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Anti-Inflammatory Diets
Hype or Hope?

by Monica J. Smith

“I think many people recognize that CRP is only a small marker and may not be that sensitive a marker,” says Dace L. Trence, MD, Director of the Diabetes Care Center at the University of Washington Medical Center in Seattle. “We know that CRP can go up with a cold and then come right back down again, so it isn’t as simple as taking one test to check whether or not inflammation was going on; you wouldn’t have any symptoms, and that’s the problem.”

The test may be useful for people at moderate risk for heart disease to determine if they are at more risk than they thought, but Dr. Fonseca does not recommend testing the average person with obesity and/or diabetes. “The American Heart Association and the Centers for Disease Control and Prevention suggest screening with CRP for people at moderate risk for heart disease, but we’re not making recommendations about people at moderate risk for diabetes because we don’t know that any intervention to suppress inflammation will do any good.”

Inflammation, heart disease, and diabetes
Scientists are just beginning to understand how widespread the effects of chronic inflammation may be throughout a person’s body and what kind of damage it might do. They have a tighter grasp on what it does to blood vessels, however, which is where most of the research has focused. In a nutshell, chronic inflammation stresses arterial walls and is associated with the development of atherosclerosis, the buildup of fatty deposits in arterial linings.

It’s also becoming clearer that inflammation may be behind insulin resistance, the reduced ability of the cells to respond to insulin, which is a cause of high blood glucose in Type 2 diabetes. Markers that indicate inflammation and are predictive of heart disease are higher in people with Type 2 diabetes than in those without, even when matched with other risk factors for inflammation such as body-mass index, smoking, and sex. “In fact,” says Dr. Fonseca, “in people with diabetes, almost every tissue has a little bit of inflammation.”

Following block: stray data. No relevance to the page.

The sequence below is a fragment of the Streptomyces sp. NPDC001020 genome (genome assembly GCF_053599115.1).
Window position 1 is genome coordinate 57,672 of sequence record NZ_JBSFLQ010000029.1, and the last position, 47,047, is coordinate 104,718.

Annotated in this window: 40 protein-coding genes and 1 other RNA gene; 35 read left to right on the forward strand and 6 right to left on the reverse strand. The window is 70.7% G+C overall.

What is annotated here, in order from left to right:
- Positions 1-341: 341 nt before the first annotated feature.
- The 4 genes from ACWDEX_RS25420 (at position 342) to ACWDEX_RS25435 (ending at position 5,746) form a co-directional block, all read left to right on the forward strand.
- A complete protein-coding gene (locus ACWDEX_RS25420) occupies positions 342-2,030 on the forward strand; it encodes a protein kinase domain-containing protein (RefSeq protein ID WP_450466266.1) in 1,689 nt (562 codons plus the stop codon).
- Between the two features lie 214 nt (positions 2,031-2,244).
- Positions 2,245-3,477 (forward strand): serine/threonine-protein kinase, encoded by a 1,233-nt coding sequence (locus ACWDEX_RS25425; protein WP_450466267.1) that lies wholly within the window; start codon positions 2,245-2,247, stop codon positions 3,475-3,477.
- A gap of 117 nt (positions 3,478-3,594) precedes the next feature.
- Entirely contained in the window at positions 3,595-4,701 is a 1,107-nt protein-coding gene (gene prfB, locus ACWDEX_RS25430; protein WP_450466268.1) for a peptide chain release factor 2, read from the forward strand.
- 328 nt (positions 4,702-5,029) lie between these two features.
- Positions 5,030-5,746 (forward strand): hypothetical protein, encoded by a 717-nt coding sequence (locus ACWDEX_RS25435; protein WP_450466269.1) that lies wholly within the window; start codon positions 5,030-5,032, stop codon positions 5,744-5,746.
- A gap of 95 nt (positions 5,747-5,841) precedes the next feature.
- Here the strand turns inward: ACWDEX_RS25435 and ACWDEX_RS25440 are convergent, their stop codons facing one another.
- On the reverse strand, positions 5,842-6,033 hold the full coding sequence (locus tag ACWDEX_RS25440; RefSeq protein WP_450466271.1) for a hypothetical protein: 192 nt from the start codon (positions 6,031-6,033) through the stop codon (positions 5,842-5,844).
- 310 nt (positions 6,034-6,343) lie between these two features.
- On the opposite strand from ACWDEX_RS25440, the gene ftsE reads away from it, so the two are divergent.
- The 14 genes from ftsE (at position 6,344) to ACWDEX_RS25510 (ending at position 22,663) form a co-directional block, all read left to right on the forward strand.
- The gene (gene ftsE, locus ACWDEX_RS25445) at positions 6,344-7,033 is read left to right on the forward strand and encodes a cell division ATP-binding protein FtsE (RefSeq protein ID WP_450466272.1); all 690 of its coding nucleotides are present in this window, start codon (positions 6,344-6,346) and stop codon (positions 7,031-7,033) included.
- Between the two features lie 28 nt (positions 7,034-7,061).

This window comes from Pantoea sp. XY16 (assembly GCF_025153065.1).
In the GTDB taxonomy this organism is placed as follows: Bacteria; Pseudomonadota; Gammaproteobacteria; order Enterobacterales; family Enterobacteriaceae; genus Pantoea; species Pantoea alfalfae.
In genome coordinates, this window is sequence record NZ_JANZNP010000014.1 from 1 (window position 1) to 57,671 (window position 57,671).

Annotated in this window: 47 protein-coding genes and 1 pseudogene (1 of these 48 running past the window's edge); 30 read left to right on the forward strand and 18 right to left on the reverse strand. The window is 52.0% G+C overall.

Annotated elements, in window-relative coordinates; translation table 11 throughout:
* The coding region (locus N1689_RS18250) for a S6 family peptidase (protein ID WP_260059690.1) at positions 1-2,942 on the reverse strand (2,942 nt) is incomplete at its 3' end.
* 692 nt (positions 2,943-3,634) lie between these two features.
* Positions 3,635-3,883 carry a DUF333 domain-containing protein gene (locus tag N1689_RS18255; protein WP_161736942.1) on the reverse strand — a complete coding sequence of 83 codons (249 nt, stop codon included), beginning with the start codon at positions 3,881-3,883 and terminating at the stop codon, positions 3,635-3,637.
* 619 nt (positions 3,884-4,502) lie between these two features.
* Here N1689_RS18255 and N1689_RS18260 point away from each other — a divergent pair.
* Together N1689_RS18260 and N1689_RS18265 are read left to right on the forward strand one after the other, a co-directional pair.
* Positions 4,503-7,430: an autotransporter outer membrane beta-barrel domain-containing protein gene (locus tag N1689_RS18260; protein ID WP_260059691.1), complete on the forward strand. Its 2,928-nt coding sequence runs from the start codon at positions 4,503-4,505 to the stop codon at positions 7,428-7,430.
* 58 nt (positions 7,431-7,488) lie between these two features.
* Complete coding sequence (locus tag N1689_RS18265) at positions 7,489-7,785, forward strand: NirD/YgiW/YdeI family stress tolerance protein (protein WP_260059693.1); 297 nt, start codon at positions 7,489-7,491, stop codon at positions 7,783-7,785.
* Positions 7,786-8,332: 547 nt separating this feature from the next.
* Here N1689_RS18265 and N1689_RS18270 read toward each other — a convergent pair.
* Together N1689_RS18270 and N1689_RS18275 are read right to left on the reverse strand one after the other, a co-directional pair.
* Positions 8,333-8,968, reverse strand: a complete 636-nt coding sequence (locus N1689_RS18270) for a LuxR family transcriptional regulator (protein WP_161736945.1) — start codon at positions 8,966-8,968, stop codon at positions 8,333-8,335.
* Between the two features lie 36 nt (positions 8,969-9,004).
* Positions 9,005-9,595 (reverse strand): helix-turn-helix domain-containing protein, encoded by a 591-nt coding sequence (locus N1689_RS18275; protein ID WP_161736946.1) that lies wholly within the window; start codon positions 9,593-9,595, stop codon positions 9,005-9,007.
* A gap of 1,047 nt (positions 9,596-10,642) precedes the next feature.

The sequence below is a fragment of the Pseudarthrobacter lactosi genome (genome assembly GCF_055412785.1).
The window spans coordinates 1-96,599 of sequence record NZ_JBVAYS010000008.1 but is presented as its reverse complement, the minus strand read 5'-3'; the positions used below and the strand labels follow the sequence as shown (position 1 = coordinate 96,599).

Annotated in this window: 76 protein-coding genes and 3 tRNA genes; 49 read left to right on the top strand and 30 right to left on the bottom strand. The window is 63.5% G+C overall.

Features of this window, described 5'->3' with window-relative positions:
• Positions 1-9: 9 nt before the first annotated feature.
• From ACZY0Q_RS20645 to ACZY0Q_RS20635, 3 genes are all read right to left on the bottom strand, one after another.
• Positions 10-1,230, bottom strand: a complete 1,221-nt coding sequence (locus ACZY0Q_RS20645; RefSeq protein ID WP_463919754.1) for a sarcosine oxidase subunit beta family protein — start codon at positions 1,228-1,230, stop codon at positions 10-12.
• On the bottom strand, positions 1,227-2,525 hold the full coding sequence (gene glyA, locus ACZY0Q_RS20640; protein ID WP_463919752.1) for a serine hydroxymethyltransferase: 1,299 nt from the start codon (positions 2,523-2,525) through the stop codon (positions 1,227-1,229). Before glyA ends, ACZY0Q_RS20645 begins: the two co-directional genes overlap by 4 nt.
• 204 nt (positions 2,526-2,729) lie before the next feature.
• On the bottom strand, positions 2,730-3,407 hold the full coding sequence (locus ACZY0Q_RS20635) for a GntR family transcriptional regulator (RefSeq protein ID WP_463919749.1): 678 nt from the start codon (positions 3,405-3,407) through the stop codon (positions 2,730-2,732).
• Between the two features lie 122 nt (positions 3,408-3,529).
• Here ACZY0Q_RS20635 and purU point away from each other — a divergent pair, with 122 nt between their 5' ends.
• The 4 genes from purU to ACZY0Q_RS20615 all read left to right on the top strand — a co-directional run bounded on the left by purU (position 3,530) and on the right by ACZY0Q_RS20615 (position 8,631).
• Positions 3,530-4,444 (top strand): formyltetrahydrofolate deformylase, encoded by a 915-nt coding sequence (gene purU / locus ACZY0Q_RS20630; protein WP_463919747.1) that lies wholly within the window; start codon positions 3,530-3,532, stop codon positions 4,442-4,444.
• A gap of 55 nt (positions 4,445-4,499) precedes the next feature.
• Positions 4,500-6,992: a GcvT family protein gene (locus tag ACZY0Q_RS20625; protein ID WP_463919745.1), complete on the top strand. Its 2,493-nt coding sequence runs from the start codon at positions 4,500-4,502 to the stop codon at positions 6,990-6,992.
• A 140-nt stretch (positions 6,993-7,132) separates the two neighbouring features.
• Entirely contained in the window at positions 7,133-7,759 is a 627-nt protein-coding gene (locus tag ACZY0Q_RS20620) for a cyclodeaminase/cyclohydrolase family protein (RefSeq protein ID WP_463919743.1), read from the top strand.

Lifestyle habits over time may play a role in chronic inflammation. “We think that while there are clearly genes involved in the development of diabetes, there are also environmental components,” says Allison B. Goldfine, MD, Section Head of Clinical Research at the Joslin Diabetes Center in Boston and the lead researcher investigating the impact of an anti-inflammatory medicine on diabetes (see “Salsalate Study”). “The sedentary lifestyle and excess caloric intake that lead to excess weight gain promote this chronic, sub-acute inflammation, which then participates in the development of Type 2 diabetes.”

It’s possible that simply being overweight triggers inflammation. “Maybe lack of exercise [is a cause],” says Dr. Trence. “This is an area where there are a lot more questions than answers, and I think people are beginning to recognize that there may be various factors that play a role.”

Whatever causes inflammation in the first place, its presence creates an unfortunate set of consequences in a few very concrete ways. “The immediate contributions of the inflammatory state are, first, atherosclerosis, heart attack, and stroke; and second, insulin resistance and Type 2 diabetes,” says Paresh Dandona, MD, Director of the Diabetes-Endocrinology Center of Western New York and Chief of the Division of Endocrinology at the Medical School of the State University of New York at Buffalo. “Of course, Type 2 diabetes feeds into heart attack and stroke as well. The rates of heart attack and stroke are two to four times greater in the diabetic population.”

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Also in this article:
Salsalate Study



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